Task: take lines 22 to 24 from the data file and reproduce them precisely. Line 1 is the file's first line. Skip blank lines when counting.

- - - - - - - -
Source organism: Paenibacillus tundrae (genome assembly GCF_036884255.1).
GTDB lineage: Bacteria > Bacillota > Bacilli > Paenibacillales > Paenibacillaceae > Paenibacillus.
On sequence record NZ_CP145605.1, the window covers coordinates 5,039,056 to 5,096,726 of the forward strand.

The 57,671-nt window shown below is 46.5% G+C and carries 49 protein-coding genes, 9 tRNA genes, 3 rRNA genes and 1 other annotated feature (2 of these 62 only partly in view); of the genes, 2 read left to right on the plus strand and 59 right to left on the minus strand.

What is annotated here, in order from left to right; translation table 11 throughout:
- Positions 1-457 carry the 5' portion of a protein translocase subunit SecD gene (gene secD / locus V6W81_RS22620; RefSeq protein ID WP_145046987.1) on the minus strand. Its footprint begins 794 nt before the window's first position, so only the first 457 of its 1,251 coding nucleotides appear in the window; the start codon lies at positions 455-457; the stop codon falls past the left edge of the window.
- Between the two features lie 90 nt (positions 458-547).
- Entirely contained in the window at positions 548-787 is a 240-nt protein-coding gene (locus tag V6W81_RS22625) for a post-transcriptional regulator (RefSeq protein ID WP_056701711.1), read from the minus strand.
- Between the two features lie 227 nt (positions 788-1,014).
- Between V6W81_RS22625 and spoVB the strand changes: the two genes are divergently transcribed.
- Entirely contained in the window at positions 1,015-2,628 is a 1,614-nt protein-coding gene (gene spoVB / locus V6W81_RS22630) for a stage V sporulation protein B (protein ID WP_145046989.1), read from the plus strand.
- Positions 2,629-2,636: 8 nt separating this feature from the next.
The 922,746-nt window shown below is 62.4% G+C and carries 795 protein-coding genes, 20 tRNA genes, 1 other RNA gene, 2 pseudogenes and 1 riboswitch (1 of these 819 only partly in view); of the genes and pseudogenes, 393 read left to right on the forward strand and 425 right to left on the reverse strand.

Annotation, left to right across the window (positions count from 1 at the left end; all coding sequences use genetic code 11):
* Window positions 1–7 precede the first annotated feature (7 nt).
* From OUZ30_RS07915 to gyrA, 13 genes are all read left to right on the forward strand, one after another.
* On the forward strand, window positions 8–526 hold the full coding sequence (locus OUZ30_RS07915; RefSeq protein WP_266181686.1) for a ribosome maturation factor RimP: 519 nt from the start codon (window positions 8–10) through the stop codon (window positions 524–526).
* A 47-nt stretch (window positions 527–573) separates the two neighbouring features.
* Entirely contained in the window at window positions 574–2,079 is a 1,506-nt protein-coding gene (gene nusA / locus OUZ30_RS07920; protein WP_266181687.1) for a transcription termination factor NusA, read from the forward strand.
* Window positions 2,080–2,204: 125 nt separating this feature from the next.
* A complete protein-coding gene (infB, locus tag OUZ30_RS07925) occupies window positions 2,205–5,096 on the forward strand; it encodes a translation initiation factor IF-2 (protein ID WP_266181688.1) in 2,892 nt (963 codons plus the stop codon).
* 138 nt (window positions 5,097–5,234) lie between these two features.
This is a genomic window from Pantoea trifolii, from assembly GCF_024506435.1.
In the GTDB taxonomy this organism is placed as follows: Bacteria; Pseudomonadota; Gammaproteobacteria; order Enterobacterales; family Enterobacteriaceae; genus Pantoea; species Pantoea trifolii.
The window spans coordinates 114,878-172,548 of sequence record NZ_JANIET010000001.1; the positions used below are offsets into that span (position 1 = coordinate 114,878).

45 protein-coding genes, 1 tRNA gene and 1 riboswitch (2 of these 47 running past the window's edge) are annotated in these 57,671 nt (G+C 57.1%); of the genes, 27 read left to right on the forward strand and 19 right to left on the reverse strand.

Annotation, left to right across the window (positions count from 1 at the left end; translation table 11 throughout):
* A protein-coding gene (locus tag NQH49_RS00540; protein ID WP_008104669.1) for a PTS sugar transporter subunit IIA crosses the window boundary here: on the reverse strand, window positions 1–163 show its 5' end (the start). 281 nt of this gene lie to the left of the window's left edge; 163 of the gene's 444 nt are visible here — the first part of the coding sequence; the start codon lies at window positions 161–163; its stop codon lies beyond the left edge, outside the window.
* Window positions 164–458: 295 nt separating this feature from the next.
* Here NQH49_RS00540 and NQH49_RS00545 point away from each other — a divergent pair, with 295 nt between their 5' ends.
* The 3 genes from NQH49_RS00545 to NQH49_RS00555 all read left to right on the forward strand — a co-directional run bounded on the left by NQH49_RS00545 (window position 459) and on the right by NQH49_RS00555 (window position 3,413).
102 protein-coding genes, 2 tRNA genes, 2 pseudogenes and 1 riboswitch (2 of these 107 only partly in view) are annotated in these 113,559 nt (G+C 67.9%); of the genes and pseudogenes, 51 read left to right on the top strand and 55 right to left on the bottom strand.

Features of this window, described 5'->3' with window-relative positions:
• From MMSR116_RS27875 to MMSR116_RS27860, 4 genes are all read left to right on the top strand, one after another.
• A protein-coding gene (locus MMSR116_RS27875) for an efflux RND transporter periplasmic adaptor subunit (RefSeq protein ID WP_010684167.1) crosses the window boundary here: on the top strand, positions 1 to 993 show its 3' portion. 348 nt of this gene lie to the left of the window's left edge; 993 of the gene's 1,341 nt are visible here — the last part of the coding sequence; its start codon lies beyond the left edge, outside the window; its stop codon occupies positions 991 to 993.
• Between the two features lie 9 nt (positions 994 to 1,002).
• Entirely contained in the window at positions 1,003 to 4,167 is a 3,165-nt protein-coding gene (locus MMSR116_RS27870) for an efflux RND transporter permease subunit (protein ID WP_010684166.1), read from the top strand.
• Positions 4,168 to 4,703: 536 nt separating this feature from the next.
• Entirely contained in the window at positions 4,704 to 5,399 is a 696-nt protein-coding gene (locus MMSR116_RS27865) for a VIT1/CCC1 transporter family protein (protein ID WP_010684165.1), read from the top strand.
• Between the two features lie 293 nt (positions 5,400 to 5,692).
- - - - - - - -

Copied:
* 138 nt (window positions 5,097–5,234) lie between these two features.
This is a genomic window from Pantoea trifolii, from assembly GCF_024506435.1.
In the GTDB taxonomy this organism is placed as follows: Bacteria; Pseudomonadota; Gammaproteobacteria; order Enterobacterales; family Enterobacteriaceae; genus Pantoea; species Pantoea trifolii.